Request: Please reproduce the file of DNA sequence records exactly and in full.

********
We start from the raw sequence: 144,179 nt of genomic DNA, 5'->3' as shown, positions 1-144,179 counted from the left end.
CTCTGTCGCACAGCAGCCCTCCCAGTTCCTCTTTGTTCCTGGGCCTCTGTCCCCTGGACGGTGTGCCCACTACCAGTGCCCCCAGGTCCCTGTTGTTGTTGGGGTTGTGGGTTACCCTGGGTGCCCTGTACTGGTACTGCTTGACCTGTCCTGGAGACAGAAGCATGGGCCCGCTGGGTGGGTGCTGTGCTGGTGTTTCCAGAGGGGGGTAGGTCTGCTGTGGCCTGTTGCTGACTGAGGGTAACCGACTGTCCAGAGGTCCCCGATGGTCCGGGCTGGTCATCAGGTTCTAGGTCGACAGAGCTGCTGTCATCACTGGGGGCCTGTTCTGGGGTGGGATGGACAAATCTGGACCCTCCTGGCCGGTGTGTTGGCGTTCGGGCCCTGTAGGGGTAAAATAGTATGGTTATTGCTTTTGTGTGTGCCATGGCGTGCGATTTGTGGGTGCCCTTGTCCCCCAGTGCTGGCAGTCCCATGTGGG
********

We start from the raw sequence: 144,179 nt of genomic DNA, 5'->3' as shown, positions 1-144,179 counted from the left end.
CTCTGTCGCACAGCAGCCCTCCCAGTTCCTCTTTGTTCCTGGGCCTCTGTCCCCTGGACGGTGTGCCCACTACCAGTGCCCCCAGGTCCCTGTTGTTGTTGGGGTTGTGGGTTACCCTGGGTGCCCTGTACTGGTACTGCTTGACCTGTCCTGGAGACAGAAGCATGGGCCCGCTGGGTGGGTGCTGTGCTGGTGTTTCCAGAGGGGGGTAGGTCTGCTGTGGCCTGTTGCTGACTGAGGGTAACCGACTGTCCAGAGGTCCCCGATGGTCCGGGCTGGTCATCAGGTTCTAGGTCGACAGAGCTGCTGTCATCACTGGGGGCCTGTTCTGGGGTGGGATGGACAAATCTGGACCCTCCTGGCCGGTGTGTTGGCGTTCGGGCCCTGTAGGGGTAAAATAGTATGGTTATTGCTTTTGTGTGTGCCATGGCGTGCGATTTGTGGGTGCCCTTGTCCCCCAGTGCTGGCAGTCCCATGTGGG